SHORPY Historic Photo Archive & Fine-Art Prints
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6000+ fine-art prints suitable for framing. Desk-size to sofa-size and larger, on archival paper or canvas.
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About the Photos

Our holdings include hundreds of glass and film negatives/transparencies that we've scanned ourselves; in addition, many other photos on this site were extracted from reference images (high-resolution tiffs) in the Library of Congress research archive. (To query the database click here.) They are adjusted, restored and reworked by your webmaster in accordance with his aesthetic sensibilities before being downsized and turned into the jpegs you see here. All of these images (including "derivative works") are protected by copyright laws of the United States and other jurisdictions and may not be sold, reproduced or otherwise used for commercial purposes without permission.

© 2018 SHORPY INC.

[REV 25-NOV-2014]

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Charlton Street: 1941

Charlton Street: 1941

April 1941. "Row of houses on East Charlton Street, Savannah, Georgia." Acetate negative by Jack Delano for the Farm Security Administration. View full size.

On Shorpy:
Today's Top 5

It had better look good

Estimated value of this address is $790,000. Beautiful property, though, and I'd bet we're not the only ones glad it was spared from the wrecking ball. One other interesting thing about this district is that it indicates that the area is not "hollowed out" in the way that older neighborhoods in Detroit, Gary, and Chicago are. In those cities, you see tons of vacant lots where houses ought to be; it would be interesting to learn that didn't happen in Savannah.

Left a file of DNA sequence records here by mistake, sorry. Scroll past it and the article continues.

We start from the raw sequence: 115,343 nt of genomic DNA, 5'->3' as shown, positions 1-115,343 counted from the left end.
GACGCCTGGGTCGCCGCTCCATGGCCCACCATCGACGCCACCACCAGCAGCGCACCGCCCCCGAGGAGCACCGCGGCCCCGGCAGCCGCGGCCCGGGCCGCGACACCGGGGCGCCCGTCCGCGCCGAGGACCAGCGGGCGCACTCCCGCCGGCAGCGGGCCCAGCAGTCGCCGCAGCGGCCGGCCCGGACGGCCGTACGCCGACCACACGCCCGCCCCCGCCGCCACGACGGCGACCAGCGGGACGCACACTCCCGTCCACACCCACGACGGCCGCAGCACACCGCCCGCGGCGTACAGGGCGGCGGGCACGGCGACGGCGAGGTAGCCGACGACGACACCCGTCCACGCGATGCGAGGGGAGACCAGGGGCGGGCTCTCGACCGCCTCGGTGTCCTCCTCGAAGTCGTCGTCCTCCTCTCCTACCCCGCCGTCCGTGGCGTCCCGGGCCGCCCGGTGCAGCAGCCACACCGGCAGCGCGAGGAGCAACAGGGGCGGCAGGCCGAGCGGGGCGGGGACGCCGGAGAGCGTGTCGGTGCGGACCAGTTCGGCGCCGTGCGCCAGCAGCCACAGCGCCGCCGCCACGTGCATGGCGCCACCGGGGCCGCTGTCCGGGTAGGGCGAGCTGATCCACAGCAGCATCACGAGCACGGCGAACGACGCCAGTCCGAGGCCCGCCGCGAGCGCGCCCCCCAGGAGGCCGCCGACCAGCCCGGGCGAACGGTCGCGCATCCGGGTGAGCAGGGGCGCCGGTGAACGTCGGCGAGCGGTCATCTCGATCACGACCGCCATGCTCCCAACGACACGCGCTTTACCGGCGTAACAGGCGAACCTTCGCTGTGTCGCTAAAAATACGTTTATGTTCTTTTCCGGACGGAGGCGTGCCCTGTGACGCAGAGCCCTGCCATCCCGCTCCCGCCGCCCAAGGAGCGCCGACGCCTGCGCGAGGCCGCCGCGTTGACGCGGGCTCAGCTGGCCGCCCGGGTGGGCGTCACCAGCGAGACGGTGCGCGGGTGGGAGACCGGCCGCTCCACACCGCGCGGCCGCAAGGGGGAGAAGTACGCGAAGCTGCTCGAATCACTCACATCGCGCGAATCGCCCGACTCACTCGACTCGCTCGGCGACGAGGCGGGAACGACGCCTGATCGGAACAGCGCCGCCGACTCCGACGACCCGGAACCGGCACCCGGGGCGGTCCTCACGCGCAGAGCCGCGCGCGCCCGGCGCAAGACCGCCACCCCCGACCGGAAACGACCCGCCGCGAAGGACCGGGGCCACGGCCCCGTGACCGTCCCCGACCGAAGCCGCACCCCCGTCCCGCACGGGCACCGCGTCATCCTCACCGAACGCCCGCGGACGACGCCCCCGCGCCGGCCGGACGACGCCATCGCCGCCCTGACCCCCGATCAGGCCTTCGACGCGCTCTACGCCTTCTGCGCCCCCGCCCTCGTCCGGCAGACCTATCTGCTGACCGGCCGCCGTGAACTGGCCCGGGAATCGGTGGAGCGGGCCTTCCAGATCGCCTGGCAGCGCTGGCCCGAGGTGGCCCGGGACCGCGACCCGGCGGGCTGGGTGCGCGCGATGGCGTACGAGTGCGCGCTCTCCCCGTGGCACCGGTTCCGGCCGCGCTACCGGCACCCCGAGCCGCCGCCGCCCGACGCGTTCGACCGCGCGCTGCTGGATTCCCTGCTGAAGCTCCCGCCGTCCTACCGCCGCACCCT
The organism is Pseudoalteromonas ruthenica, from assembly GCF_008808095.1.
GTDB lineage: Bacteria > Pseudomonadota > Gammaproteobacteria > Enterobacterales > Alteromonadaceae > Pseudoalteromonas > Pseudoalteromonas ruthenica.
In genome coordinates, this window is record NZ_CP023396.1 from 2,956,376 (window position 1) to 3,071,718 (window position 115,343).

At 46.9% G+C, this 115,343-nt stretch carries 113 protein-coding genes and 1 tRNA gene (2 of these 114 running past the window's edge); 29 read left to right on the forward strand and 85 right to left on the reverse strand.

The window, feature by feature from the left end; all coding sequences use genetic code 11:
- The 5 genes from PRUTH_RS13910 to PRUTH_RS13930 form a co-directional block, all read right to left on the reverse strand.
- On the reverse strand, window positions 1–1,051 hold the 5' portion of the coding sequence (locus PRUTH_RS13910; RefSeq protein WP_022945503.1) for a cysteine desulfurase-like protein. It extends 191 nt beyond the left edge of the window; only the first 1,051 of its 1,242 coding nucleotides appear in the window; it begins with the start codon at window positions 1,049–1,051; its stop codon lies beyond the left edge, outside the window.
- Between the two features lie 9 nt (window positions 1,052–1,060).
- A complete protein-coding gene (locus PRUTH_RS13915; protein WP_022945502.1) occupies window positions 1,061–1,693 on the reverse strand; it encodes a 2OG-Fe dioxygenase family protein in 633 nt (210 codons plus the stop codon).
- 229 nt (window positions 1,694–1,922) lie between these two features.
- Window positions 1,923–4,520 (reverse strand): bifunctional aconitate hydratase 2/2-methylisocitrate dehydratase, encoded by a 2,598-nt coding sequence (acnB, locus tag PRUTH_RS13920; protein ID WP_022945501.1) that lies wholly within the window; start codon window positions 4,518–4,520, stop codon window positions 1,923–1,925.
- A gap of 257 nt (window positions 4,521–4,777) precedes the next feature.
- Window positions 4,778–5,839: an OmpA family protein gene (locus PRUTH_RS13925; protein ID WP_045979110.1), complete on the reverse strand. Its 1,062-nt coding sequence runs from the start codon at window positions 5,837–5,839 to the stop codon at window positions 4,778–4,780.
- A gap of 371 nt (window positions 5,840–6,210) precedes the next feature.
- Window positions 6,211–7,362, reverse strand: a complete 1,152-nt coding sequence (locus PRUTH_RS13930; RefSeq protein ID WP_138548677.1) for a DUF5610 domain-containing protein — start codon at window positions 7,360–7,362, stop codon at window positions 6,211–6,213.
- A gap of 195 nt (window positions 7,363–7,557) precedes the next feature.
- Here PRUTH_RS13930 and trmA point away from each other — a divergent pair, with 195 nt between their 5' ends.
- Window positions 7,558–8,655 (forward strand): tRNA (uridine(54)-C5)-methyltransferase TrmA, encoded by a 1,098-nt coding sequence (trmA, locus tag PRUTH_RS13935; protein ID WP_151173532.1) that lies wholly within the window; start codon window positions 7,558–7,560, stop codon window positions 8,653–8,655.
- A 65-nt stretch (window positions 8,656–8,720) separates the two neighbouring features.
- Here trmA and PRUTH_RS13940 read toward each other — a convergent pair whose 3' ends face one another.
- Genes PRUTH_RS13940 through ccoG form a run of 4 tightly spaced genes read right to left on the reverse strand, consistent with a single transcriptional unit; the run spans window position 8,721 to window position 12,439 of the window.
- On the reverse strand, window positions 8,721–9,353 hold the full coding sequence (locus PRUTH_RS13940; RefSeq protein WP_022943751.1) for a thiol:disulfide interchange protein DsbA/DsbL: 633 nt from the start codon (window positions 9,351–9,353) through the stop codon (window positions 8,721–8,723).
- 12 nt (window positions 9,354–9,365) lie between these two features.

[Savannah, like Charleston and New Orleans, is rather famously well-preserved. - Dave]

Curb Appeal

All I can say is WOW!

A truly beautiful revival. That Google Street View provides a powerful argument for renovating rather than razing neighborhoods. Thanks for posting.

Still looking good

SHORPY HISTORICAL PHOTO ARCHIVE | History in HD is a vintage photo archive featuring thousands of high-definition images from the 1850s to 1960s. (Available as fine-art prints from the Shorpy Archive.) The site is named after Shorpy Higginbotham, a teenage coal miner who lived 100 years ago.

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